Saute pine nuts, garlic and red pepper flakes in a drizzle of oil oil over med-low heat for a few minutes (about 2-3) until fragrant.

Drain noodles & spinach. Place back in pot. Stir in rest of cooked peas, yogurt sauce, pine nuts, garlic and red pepper flakes. Mix all well. Serve immediately. 

Serve with a side of veggie meatballs or garlic bread.    

Monday, September 16, 2013

party food etiquette

With the holidays coming up, I thought it'd be nice to share some party food etiquette whether you're bringing food to a party or hosting.

1.  Be Prepared
Show up with your dish prepared and ready to go with any serving spoons or trivets needed. Think of details like a tiny plate to rest the spoon on if it's something in a crock pot.  You don't want to have to bother the host, dirty up the counters or make dirty dishes. 

2. Name/Label Your Dish
I suggest cutting a plain white (or ivory if you want to be fancy) sheet of paper, write the name of your dish, I use black Sharpie. Then cut above it and fold it in half so it stands up. Simple. 


Here's why you should label your food:
  • Guests don't have to poke around the dish and whisper to each other, "What is this?" Especially things with toppings like pies or casseroles. Or they might not know that those plain brown cookies are actually Pumpkin Cookies... so tell them! 
  • Glorify it! Someone might glance at it and that's just another stuffing dish, but sell it with details like "Southwestern Cornbread Stuffing with Pecans" or "Baked Polenta with Fontina Mushroom Sauce" Don't go overboard, but just a little bit of detail with anything that makes your dish different. 
  • They know what to expect. Edamame looks like lima beans. Lemon cake looks like cheesecake. Shredded chicken gets mistaken for shredded cheddar... the list goes on....
  • Spice levels. If it has spice in it, label it Spicy... or Hot or Southwestern or Smokin' or whatever you want. 
  • Allergies & Special Diets: 
           Nut allergies. 
           Gluten-free.
           Vegan.
           Vegetarians. 
           All these people will be so grateful to know ahead of time what is in the dish. 

3. When you make a dish, do not tell people...

A. How hard it was to make. 

Just smile and be glad people are enjoying the fruits of your labor. Just like you wouldn't give someone a gift then tell them the hell you went through to get it.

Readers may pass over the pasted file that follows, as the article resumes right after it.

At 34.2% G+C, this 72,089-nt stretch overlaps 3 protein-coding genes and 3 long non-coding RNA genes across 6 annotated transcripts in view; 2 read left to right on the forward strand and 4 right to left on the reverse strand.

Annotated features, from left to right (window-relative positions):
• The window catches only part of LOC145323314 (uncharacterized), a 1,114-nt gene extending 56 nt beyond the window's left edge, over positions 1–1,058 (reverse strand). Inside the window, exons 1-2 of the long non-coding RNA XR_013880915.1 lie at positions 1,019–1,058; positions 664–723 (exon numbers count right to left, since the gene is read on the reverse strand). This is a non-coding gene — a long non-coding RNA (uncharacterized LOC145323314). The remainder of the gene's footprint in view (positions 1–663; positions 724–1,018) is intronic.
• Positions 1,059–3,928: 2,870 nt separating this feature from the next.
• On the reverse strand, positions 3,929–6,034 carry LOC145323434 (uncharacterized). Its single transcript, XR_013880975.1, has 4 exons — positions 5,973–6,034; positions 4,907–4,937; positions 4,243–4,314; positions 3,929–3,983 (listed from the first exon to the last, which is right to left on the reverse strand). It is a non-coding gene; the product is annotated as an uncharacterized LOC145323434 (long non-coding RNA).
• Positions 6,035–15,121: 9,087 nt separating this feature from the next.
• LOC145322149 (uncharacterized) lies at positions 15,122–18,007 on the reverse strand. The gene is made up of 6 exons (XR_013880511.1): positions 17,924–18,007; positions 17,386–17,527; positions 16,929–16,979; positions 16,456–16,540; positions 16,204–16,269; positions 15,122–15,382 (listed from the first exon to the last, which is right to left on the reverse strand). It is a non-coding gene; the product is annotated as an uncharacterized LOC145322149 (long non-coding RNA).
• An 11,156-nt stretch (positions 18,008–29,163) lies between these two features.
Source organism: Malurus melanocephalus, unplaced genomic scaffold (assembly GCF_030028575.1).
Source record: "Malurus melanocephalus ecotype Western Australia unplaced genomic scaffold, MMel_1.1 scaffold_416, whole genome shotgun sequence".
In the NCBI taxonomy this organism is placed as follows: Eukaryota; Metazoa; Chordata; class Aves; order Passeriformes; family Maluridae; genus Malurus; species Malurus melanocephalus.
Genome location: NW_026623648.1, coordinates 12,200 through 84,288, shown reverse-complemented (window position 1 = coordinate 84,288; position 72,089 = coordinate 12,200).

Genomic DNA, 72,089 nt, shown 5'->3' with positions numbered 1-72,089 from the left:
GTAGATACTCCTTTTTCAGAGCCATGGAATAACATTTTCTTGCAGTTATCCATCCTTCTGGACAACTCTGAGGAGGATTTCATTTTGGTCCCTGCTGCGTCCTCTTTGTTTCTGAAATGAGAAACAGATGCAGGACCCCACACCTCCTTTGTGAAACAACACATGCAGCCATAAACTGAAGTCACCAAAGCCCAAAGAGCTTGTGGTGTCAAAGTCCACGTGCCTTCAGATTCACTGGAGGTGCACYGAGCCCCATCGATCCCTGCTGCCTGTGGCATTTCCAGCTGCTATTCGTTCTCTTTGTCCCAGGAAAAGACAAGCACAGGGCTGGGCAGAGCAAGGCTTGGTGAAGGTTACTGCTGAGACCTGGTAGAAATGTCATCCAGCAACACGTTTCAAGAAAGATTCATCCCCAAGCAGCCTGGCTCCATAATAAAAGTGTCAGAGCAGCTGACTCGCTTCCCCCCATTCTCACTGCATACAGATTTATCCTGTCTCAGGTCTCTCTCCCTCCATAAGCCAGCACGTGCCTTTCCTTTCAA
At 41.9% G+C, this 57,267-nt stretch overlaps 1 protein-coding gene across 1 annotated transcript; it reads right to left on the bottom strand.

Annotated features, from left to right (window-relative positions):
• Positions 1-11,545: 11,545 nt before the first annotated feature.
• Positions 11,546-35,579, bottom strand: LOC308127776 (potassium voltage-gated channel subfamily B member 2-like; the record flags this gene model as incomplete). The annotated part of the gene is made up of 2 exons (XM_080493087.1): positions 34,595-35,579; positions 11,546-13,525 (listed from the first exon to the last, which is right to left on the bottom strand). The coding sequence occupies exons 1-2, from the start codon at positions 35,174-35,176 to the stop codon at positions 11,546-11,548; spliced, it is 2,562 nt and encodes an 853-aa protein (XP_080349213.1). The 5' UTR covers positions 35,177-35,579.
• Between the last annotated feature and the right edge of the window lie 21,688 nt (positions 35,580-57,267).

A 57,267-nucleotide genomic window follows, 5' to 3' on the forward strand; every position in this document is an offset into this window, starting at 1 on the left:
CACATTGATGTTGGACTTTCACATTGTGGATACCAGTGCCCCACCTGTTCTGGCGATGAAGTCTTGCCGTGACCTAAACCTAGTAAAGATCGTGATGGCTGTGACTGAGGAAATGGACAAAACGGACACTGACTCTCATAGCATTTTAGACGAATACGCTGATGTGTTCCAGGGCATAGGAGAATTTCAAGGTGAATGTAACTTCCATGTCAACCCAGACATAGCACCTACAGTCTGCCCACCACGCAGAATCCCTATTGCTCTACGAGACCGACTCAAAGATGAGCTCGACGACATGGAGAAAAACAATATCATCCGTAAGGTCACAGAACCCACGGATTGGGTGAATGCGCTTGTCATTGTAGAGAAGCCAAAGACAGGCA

B. How easy it was to make. 

Unless someone asks, you can keep that to yourself. Just like when someone compliments our shirt, we feel the need to tell them it was on sale so that we seem humble.

C. How fattening it is. 

I've heard people say they won't eat the dish they brought because it's too fattening. Why are you subjecting us to it then? It also makes it awkward for the people who still choose to eat it (and feel semi-judged) after you announce to the group that it has 2 sticks of butter and a cup of corn syrup in it. It's pretty easy to tell whether or not something is unhealthy, so there's no need to ruin your Pecan Pie with the dirty details.


Friday, September 6, 2013

italian pignoli cookies



Pignoli means "pine nuts" in Italian. And did you know pine nuts come from regular pine cones? Yep. Normally, animals get to the seeds the minute the cone opens, but if you bake an un-opened cone it will flower open and you can remove the seeds. 

I just buy them at the store, but I was shocked to know these delicious seeds could be found on the sidewalk outside my house. 




These flour-less cookies are a common Italian treat during the holidays and at special occasions like weddings. Here, Pignoli aren't too common, I've only seen them at my favorite bakery in Little Italy, which is why I like to bring them to parties. They're different. And I like to share "unusual" things that don't get overdone. Plus, I like to represent my 25% Italian heritage ;) 


You'll Need
Almond Paste- 12 oz. can, (not almond filling or marzipan)
(Note: you can make almond paste with 1.5 cups blanched almonds, 1.5 cups powdered sugar, 1 egg white and 1/2 tsp. almond extract in food processor)
White Sugar- 1/2 cup
Powdered Sugar- 1/2 cup
Salt- 1 tsp.
Egg Whites- 2, beaten
Pine Nuts- 2 cups (toasted in dry skillet, optional)
Honey 2 tbsp.
Cinnamon- pinch, optional
Lemon zest, optional


Preheat oven to 325. Line 2 cookie sheets with wax paper and spray with non-stick spray.


Pre-crumble or slice almond paste. In Kitchen-Aid mixer or with hand-mixer, mix almond paste and granulated sugar until smooth. Add confectioners' sugar, salt, 2 beaten egg whites, honey, cinnamon and lemon zest; process just until smooth- do not over-mix.

Refrigerate dough 15-20 min. so it’s easier to work with.


Roll into balls a little bigger than a marble, (they expand a lot). Smush top of ball into pine nuts, slightly flattening top, and place on cookie sheet. 


Bake around 12-18 minutes on either on top rack or bottom rack or until lightly browned. Let stand on cookie sheet 3-5 minutes. Transfer to wire rack to cool. 

Some people also dust with powdered sugar but I hate the texture... it sticks to your fingers and the roof of your mouth and it's extra sugar that just isn't necessary. :)